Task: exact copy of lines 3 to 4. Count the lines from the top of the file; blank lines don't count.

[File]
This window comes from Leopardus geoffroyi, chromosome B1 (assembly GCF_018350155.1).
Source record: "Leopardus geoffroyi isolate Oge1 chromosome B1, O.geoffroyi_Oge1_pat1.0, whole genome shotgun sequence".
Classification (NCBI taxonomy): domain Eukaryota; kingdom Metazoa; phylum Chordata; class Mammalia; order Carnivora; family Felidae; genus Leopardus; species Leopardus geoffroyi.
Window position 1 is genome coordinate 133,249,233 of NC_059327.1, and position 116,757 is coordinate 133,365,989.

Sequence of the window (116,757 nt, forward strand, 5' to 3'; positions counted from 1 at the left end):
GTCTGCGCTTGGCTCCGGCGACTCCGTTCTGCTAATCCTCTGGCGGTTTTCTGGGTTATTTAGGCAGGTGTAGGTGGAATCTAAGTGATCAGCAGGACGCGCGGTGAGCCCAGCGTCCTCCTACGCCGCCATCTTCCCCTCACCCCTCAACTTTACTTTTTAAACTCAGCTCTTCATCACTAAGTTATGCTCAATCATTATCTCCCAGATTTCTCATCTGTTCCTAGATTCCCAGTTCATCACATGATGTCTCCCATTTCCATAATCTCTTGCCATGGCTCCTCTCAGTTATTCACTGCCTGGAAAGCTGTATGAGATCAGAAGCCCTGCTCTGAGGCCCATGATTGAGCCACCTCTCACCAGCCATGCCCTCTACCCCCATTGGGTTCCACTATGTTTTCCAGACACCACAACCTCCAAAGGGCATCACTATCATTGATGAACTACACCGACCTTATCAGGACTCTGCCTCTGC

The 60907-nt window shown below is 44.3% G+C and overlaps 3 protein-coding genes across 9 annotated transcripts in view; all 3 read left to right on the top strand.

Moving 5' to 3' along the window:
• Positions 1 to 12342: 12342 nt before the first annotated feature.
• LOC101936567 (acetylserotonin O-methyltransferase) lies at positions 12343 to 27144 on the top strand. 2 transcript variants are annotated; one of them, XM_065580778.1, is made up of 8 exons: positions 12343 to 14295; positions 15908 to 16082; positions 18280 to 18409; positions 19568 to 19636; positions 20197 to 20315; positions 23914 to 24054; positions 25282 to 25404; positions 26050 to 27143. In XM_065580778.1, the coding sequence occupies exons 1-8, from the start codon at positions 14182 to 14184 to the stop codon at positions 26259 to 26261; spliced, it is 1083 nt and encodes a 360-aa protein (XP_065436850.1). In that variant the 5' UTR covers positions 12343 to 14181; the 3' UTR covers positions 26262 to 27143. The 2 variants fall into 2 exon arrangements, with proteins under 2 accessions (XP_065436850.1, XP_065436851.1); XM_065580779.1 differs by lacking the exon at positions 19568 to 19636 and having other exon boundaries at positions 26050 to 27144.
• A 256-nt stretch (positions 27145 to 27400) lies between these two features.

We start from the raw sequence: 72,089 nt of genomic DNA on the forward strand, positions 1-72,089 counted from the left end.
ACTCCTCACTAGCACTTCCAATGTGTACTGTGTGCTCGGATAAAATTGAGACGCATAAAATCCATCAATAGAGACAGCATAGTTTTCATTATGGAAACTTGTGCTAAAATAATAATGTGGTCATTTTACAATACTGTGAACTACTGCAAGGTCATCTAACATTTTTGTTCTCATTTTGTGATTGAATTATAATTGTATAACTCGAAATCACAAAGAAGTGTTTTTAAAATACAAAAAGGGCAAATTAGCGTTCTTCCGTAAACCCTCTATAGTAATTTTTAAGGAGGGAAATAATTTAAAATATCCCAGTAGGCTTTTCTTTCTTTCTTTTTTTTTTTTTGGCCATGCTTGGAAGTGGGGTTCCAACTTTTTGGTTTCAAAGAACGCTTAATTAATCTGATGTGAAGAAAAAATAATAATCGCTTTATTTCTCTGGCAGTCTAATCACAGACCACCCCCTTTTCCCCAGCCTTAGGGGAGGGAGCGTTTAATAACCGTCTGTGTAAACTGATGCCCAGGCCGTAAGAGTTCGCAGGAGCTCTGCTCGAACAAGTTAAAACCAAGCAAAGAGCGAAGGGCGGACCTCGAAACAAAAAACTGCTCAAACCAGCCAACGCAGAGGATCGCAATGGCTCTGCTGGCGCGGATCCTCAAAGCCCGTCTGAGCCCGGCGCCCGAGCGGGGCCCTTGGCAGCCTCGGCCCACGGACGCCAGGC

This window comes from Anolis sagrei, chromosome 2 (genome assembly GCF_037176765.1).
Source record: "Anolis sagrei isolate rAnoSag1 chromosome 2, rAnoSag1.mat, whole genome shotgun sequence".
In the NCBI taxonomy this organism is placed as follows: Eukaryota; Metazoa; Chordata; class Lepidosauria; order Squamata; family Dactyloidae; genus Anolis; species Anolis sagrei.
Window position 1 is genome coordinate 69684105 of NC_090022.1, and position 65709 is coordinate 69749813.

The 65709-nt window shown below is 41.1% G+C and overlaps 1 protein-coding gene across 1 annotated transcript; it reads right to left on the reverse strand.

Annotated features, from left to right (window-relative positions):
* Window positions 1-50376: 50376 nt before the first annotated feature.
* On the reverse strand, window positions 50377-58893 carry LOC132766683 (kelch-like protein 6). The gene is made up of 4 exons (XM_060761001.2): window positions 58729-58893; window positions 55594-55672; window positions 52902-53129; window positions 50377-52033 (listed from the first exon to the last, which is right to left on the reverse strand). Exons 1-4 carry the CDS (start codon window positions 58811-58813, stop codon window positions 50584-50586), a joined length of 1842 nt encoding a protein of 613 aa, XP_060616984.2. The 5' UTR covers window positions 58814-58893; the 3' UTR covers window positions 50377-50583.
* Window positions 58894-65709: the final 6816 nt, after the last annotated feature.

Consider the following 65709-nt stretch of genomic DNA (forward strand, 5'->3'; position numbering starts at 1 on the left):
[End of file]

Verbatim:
Classification (NCBI taxonomy): domain Eukaryota; kingdom Metazoa; phylum Chordata; class Mammalia; order Carnivora; family Felidae; genus Leopardus; species Leopardus geoffroyi.
Window position 1 is genome coordinate 133,249,233 of NC_059327.1, and position 116,757 is coordinate 133,365,989.